Disorders of sex development with cleft palate
Follicle-stimulating hormone deficiency, isolated
Hydatidiform mole, recurrent, type 2
Hypogonadotropic hypogonadism type 6 with or without anosmia
Hypogonadtropic hypogonadism type 14
Hypospadias type 1, X-linked
Hypospadias type 2, X-linked
Leydig cell hypoplasia type 1
Oocyte maturation defect
Ovarian dysgenesis type 1
Ovarian dysgenesis type 2
Persistent Mullerian duct syndrome type 1
Persistent Mullerian duct syndrome type 2
Preeclampsia/eclampsia type 5
Pregnancy loss, recurrent, C4BPA related
Pseudohermaphroditism with gynecomastia
Testicular anomalies with or without congenital heart disease
What can CENTOGENE do for you and your patients?
CENTOGENE is a global leader in the diagnosis of rare genetic diseases and has received multiple international accreditations (ISO/EN 15189, CAP and CLIA) that confirm the highest standards for diagnostic testing and reporting. Our experience, combined with our scientific expertise and medical competence, has allowed the application of state-of-the-art science and technology and the development of a proprietary mutation database.
CENTOGENE has identified genetic variants associated with reproductive genetics in more than 35 different genes.
CentoMD® is the world’s largest mutation database for rare diseases, 58% of which is made up of unpublished variants. We carefully curate and document all variants that have clinical relevance for related symptoms, allowing the most comprehensive diagnosis of a reproductive disease.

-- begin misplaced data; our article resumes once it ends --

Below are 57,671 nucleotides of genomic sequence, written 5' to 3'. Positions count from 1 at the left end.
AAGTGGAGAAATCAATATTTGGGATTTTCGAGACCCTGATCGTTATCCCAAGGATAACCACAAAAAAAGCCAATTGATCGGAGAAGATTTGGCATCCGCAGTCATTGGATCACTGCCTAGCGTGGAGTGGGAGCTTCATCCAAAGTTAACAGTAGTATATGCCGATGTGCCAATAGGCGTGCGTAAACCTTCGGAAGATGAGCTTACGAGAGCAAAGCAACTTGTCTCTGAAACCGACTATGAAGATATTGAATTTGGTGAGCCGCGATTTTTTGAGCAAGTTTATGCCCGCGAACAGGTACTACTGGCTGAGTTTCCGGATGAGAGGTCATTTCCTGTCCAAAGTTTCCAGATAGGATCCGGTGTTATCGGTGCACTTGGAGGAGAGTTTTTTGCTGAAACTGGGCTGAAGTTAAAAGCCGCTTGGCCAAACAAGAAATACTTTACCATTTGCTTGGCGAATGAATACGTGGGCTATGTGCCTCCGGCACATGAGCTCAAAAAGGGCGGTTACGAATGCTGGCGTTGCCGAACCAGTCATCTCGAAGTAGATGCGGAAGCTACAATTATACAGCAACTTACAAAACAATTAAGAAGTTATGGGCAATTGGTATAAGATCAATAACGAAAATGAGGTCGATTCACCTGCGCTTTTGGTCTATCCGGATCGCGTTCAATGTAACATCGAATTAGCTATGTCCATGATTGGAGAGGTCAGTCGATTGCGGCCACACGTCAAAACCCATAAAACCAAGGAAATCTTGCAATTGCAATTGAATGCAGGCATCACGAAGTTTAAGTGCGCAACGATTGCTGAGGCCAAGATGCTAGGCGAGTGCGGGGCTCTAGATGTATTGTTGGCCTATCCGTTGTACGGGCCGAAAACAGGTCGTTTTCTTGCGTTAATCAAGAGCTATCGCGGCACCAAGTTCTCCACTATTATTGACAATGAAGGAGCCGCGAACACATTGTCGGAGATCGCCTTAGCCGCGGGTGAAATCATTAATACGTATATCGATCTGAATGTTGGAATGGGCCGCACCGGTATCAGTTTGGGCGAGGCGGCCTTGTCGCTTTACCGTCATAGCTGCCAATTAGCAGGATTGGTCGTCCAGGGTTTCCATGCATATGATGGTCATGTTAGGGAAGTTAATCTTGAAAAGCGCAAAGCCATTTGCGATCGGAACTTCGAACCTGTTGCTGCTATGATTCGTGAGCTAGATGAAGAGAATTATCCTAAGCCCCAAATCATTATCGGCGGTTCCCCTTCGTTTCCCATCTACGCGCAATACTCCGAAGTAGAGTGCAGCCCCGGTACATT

- World Health Organization. Report of the Meeting on the Prevention of Infertility at the Primary Health Care Level. WHO, Geneva; 1983. WHO/MCH/1984.4.
- Boivin J, Bunting L, Collins JA, & Nygren KG (2007). International estimates of infertility prevalence and treatment-seeking: potential need and demand for infertility medical care. Human reproduction, 22(6), 1506-1512.
- Shah K, Sivapalan G, Gibbons N, Tempest H, & Griffin DK (2003). The genetic basis of infertility. Reproduction, 126(1), 13-25.
- Butler MG, Rafi SK, McGuire A, & Manzardo AM (2016). Currently recognized clinically relevant and known genes for human reproduction and related infertility with representation on high-resolution chromosome ideograms. Gene, 575(1), 149-159.
Scientific Articles for Reproductive
Carrier screening is a genetic test used to determine if a healthy person is a carrier of a recessive genetic disease. The goal of carrier screening is to help individuals understand their risks of having a child with a genetic disorder and review the range of options available to guide pregnancy…
Proof-of-principle rapid noninvasive prenatal diagnosis of autosomal recessive founder mutations. Ten parental alleles in eight unrelated fetuses were diagnosed successfully based on the noninvasive method developed in this study.
Validation of a Semiconductor Next-Generation Sequencing Assay for the Clinical Genetic Screening of CFTR
Genetic testing for cystic fibrosis and CFTR-related disorders mostly relies on laborious molecular tools that use Sanger sequencing to scan for mutations in the CFTR gene. We have explored a more efficient genetic screening strategy based on next-generation sequencing of the CFTR gene.